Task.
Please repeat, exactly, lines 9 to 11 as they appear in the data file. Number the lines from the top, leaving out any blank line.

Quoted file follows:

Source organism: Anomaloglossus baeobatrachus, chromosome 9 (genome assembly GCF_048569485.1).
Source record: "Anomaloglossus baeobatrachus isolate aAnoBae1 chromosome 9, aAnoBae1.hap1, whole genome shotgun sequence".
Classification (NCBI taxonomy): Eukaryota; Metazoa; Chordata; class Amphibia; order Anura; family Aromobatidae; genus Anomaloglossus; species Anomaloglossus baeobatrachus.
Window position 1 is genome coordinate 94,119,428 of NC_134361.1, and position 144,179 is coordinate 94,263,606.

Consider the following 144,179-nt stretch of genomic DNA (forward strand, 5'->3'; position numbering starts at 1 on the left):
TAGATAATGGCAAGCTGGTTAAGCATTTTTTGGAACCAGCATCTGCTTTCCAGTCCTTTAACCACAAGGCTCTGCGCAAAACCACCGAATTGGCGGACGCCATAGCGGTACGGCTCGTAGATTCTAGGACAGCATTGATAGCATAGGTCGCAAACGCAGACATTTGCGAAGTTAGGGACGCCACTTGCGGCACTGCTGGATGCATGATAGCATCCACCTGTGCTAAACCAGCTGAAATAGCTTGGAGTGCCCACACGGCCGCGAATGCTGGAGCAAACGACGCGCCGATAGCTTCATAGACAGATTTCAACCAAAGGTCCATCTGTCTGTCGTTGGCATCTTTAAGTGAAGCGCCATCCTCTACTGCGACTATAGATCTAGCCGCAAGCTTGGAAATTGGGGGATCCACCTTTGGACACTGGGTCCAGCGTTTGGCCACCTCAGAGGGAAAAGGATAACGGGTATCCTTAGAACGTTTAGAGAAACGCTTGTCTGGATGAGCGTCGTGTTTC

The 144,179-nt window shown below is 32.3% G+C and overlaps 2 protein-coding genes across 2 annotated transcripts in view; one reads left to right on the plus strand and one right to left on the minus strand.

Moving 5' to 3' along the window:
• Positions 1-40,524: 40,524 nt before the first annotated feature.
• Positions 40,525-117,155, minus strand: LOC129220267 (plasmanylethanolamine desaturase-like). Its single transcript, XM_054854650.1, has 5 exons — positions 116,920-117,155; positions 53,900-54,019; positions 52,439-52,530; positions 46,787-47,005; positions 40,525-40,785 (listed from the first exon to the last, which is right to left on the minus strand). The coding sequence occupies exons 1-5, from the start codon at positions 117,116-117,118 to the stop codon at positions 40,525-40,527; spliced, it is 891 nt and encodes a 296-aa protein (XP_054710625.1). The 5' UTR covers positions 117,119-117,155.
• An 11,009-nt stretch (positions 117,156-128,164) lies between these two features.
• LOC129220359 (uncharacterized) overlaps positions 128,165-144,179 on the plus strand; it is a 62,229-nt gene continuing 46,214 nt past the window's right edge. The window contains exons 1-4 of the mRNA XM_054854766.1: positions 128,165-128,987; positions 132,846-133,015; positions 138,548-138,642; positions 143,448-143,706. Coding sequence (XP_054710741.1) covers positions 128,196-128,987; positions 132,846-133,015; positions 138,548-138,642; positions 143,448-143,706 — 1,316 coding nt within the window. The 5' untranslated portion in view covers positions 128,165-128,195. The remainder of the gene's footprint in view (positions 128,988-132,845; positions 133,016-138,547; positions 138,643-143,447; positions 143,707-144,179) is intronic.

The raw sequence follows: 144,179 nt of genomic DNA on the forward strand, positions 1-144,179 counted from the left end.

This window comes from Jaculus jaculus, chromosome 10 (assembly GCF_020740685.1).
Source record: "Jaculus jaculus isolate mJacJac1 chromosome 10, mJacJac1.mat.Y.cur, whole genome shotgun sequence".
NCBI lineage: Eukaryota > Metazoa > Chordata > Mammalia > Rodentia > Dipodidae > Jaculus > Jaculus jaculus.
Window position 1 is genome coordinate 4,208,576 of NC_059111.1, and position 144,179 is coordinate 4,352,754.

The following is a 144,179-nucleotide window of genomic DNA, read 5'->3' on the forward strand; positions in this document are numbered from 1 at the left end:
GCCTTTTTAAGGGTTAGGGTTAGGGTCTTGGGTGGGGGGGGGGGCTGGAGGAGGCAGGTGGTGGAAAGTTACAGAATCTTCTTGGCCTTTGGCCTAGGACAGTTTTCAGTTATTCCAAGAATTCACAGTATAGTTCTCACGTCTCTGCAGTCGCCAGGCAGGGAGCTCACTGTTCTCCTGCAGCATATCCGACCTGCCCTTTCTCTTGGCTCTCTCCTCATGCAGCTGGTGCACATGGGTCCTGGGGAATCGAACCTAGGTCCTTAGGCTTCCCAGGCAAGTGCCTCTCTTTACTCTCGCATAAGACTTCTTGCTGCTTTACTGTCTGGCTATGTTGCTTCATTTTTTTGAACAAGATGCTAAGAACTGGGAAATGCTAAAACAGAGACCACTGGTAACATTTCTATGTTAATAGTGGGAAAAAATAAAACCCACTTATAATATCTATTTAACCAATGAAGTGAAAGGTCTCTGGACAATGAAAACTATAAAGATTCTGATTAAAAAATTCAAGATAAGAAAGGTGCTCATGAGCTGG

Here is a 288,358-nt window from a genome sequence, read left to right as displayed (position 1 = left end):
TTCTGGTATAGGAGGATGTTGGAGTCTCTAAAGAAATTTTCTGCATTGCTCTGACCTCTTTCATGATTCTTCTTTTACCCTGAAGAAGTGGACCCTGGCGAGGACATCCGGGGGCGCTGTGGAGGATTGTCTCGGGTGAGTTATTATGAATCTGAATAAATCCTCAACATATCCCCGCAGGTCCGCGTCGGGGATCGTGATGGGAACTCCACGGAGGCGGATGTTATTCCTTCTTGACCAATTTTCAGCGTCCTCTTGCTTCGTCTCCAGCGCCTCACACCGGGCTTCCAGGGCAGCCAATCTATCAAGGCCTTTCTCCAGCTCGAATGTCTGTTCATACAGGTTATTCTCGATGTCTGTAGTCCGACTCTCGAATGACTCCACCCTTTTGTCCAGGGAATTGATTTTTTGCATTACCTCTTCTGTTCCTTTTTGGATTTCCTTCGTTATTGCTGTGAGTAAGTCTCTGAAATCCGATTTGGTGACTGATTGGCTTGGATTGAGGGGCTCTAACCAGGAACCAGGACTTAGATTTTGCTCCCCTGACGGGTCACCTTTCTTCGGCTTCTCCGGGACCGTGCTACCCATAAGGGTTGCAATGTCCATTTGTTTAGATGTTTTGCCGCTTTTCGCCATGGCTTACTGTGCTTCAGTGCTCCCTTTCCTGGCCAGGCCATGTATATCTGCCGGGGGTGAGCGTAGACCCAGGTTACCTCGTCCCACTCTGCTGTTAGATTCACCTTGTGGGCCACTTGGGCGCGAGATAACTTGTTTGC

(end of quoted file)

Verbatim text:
• Positions 1-40,524: 40,524 nt before the first annotated feature.
• Positions 40,525-117,155, minus strand: LOC129220267 (plasmanylethanolamine desaturase-like). Its single transcript, XM_054854650.1, has 5 exons — positions 116,920-117,155; positions 53,900-54,019; positions 52,439-52,530; positions 46,787-47,005; positions 40,525-40,785 (listed from the first exon to the last, which is right to left on the minus strand). The coding sequence occupies exons 1-5, from the start codon at positions 117,116-117,118 to the stop codon at positions 40,525-40,527; spliced, it is 891 nt and encodes a 296-aa protein (XP_054710625.1). The 5' UTR covers positions 117,119-117,155.
• An 11,009-nt stretch (positions 117,156-128,164) lies between these two features.